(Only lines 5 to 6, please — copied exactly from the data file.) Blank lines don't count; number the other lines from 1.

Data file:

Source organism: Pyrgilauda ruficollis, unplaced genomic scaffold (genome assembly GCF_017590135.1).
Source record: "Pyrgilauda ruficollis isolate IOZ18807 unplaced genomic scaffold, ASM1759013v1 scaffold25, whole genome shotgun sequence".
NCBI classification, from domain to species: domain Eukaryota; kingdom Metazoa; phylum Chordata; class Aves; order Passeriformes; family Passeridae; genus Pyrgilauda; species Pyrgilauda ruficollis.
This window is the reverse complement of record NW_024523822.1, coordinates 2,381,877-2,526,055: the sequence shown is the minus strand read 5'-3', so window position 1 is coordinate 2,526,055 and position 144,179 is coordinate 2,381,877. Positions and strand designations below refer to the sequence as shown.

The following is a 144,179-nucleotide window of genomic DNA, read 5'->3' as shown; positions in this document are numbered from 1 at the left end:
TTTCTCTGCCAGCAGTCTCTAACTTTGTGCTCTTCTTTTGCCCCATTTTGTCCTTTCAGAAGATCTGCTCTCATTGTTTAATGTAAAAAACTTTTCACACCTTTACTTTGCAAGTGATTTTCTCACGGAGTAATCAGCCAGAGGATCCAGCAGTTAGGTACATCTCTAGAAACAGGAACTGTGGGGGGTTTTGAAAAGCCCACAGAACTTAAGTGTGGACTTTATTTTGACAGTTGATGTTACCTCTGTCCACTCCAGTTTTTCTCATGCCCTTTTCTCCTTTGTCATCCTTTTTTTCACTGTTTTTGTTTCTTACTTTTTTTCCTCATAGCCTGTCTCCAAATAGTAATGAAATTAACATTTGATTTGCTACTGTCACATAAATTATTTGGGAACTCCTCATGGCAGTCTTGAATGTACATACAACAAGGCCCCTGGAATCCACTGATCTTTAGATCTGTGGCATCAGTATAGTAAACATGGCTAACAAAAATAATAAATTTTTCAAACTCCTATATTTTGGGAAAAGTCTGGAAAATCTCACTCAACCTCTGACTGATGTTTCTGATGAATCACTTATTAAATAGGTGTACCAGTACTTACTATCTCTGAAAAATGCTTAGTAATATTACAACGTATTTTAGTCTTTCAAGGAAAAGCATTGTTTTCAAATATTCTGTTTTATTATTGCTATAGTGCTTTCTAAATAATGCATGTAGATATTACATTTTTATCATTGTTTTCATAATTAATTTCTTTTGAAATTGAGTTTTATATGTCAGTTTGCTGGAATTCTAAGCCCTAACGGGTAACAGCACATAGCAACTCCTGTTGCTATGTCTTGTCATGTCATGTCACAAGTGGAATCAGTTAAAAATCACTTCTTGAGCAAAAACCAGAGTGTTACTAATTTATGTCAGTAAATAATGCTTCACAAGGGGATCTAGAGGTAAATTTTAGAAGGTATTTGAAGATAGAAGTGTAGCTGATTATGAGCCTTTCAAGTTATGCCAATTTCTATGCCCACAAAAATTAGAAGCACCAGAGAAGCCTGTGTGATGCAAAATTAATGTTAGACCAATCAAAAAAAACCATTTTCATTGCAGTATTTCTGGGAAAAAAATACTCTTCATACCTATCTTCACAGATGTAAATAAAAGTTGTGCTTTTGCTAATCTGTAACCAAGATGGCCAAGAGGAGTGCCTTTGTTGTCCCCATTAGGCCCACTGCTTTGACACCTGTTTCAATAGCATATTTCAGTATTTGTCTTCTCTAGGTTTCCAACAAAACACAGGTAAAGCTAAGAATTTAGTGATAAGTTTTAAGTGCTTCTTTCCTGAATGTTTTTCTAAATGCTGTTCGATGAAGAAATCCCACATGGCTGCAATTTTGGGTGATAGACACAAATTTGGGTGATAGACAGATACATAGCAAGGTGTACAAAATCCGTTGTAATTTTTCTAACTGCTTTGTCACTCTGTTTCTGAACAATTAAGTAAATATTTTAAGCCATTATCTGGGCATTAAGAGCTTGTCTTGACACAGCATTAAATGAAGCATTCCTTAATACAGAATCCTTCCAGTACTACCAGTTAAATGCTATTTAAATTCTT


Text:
The following is a 144,179-nucleotide window of genomic DNA, read 5'->3' as shown; positions in this document are numbered from 1 at the left end:
TTTCTCTGCCAGCAGTCTCTAACTTTGTGCTCTTCTTTTGCCCCATTTTGTCCTTTCAGAAGATCTGCTCTCATTGTTTAATGTAAAAAACTTTTCACACCTTTACTTTGCAAGTGATTTTCTCACGGAGTAATCAGCCAGAGGATCCAGCAGTTAGGTACATCTCTAGAAACAGGAACTGTGGGGGGTTTTGAAAAGCCCACAGAACTTAAGTGTGGACTTTATTTTGACAGTTGATGTTACCTCTGTCCACTCCAGTTTTTCTCATGCCCTTTTCTCCTTTGTCATCCTTTTTTTCACTGTTTTTGTTTCTTACTTTTTTTCCTCATAGCCTGTCTCCAAATAGTAATGAAATTAACATTTGATTTGCTACTGTCACATAAATTATTTGGGAACTCCTCATGGCAGTCTTGAATGTACATACAACAAGGCCCCTGGAATCCACTGATCTTTAGATCTGTGGCATCAGTATAGTAAACATGGCTAACAAAAATAATAAATTTTTCAAACTCCTATATTTTGGGAAAAGTCTGGAAAATCTCACTCAACCTCTGACTGATGTTTCTGATGAATCACTTATTAAATAGGTGTACCAGTACTTACTATCTCTGAAAAATGCTTAGTAATATTACAACGTATTTTAGTCTTTCAAGGAAAAGCATTGTTTTCAAATATTCTGTTTTATTATTGCTATAGTGCTTTCTAAATAATGCATGTAGATATTACATTTTTATCATTGTTTTCATAATTAATTTCTTTTGAAATTGAGTTTTATATGTCAGTTTGCTGGAATTCTAAGCCCTAACGGGTAACAGCACATAGCAACTCCTGTTGCTATGTCTTGTCATGTCATGTCACAAGTGGAATCAGTTAAAAATCACTTCTTGAGCAAAAACCAGAGTGTTACTAATTTATGTCAGTAAATAATGCTTCACAAGGGGATCTAGAGGTAAATTTTAGAAGGTATTTGAAGATAGAAGTGTAGCTGATTATGAGCCTTTCAAGTTATGCCAATTTCTATGCCCACAAAAATTAGAAGCACCAGAGAAGCCTGTGTGATGCAAAATTAATGTTAGACCAATCAAAAAAAACCATTTTCATTGCAGTATTTCTGGGAAAAAAATACTCTTCATACCTATCTTCACAGATGTAAATAAAAGTTGTGCTTTTGCTAATCTGTAACCAAGATGGCCAAGAGGAGTGCCTTTGTTGTCCCCATTAGGCCCACTGCTTTGACACCTGTTTCAATAGCATATTTCAGTATTTGTCTTCTCTAGGTTTCCAACAAAACACAGGTAAAGCTAAGAATTTAGTGATAAGTTTTAAGTGCTTCTTTCCTGAATGTTTTTCTAAATGCTGTTCGATGAAGAAATCCCACATGGCTGCAATTTTGGGTGATAGACACAAATTTGGGTGATAGACAGATACATAGCAAGGTGTACAAAATCCGTTGTAATTTTTCTAACTGCTTTGTCACTCTGTTTCTGAACAATTAAGTAAATATTTTAAGCCATTATCTGGGCATTAAGAGCTTGTCTTGACACAGCATTAAATGAAGCATTCCTTAATACAGAATCCTTCCAGTACTACCAGTTAAATGCTATTTAAATTCTT